Four ways to increase customer engagement during Covid-19

Increase customer engagement

The Covid-19 pandemic presents an unprecedented challenge for the retail industry – particularly when looking to increase customer engagement. With a nationwide lockdown, most retail businesses have had to close their bricks-and-mortar locations, not knowing when they can reopen. 

Not only does this have a catastrophic effect on revenue, but also impacts marketing for the time being. With people staying indoors and foot traffic halted, marketers need to re-evaluate their marketing strategies and take a close look at what they can do to thrive in the current crisis.

Good news is that online demand is still high. When analysing the March revenue impact of Covid-19 on a number of key retail verticals, we found that sales rose by 39% on average. Toys/games, food /drink and vaping even saw their revenue rise to over 200% their normal. But home/garden, technology and sports/hobbies have been popular too.

While purchasing behaviour may have shifted quickly, it’s never been more important to provide consumers with a relevant and positive shopping experience. By focusing on convenience and relevance, brands can build a long-term loyalty that will carry them through the crisis and beyond. Here, we’ll explore four ways to increase customer engagement during Covid-19.

Review current marketing tactics

Typically, marketing campaigns tend to be planned weeks, or even months, in advance. However, due to the current situation, marketers need to carefully review campaigns in the pipeline. For example, campaign creative around sporting events – such as Wimbledon or the 2020 Olympics – or summer barbecues for customers need to be put on hold.

In a similar vein, marketing tactics being used need to be re-evaluated. Some consumers might find themselves with more time to browse online than ever before, while others need to balance busy work and childcare schedules. Therefore, FOMO (Fear of Missing Out) tactics might be seen as off-putting. Likewise, countdown timers might not have the impact they usually do. 

Being mindful of the tone of messages and content is another consideration for marketers. Of course, brands should acknowledge the situation and be open with consumers, but they should play it safe with the content. Whilst it’s important to lighten the mood, anything that could be considered insensitive is best avoided.

Most importantly, while recent and returning customers will be eager to receive information about your updated shipping policies, someone who hasn’t ordered in a while is less likely to. Now’s a perfect time to segment your marketing list, to ensure individuals receive an experience that’s relevant for them.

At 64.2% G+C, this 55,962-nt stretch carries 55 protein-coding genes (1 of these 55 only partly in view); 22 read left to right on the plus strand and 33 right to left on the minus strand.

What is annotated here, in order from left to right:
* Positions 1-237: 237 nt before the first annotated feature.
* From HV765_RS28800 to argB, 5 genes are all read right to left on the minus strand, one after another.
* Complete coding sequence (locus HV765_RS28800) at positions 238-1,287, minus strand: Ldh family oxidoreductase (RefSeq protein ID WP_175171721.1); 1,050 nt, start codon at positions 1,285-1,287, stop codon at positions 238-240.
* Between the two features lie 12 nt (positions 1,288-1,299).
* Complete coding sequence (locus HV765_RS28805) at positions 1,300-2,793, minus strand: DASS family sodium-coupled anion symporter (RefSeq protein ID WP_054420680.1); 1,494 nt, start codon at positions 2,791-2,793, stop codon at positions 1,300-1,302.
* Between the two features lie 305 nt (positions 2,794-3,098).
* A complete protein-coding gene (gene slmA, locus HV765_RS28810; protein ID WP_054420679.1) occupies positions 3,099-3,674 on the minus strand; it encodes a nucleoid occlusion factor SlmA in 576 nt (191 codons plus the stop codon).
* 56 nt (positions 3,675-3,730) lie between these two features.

Win new customers for life

With some leisure activities on hold for now, many people are exploring new activities such as painting, gardening or at home workouts. When they search for supplies and find you online, are you prepared to capture the information that allows you to market to them effectively?

Adopting pop-ups is one way to gather critical information, such as their email address and preferences, so you can connect with them once they’ve left your website. The timing and context of the pop-up are key here to induce the desired action. A one-size-fits-all popover that seems to appear for no apparent reason could cause potential customers to leave your website. The best way to get popovers right is to serve them in response to browsers’ behaviour. To work out when to use a popover – and what content to include – consider the shopper’s interests, lifecycle stage, and place in the buying journey.

With more time at their disposal, many customers are looking to develop their skills. So educational content can work extremely well. For example, if you’re a beauty brand selling makeup brushes, why not create ‘how to’ web and email content on how to use them for different makeup looks. Not only is this a good way of keeping customers engaged with your brand, it also gives you an opportunity to educate and convert new buyers.

Leverage automated emails to increase customer engagement

If people place items in their online shopping cart but leave before the checkout, there isn’t a better time to reach out to them. After all, an abandoned cart or browse session could easily be the result of a distraction at home. Why not send a triggered email, reminding them of the viewed item?

Showing you know what your customer likes is key to securing the sale. Customising the email to the viewed brands or adding in recommendations for other items the shopper might be interested in is likely to encourage them to reconsider the purchase and bring them back to the website.

Be transparent and convenient

With supply chains disrupted, it’s important to be upfront and clear about delivery times and potential delays. Being as transparent as possible on this will go a long way with your customer base. We rarely discuss how our products get to our customers, but in difficult times it’s important to assure people that their online order isn’t putting someone else at risk. So why not include a section on your website and in emails about what your company is doing to keep everyone safe.

“Back in stock” messages are also essential, especially if you are selling items that are prone to outages. When the sold-out item, size or colour is restocked, an automated email is triggered to those shoppers who viewed the product to let them know it’s available now.

With Covid-19 having changed our lives drastically, it’s imperative for marketers to adjust and adapt. By refocusing marketing strategies on providing a helpful and straight-forward online experience, brands will be well-positioned during the pandemic and beyond.

Contributor: Mike Austin, CEO & co-founder, Fresh Relevance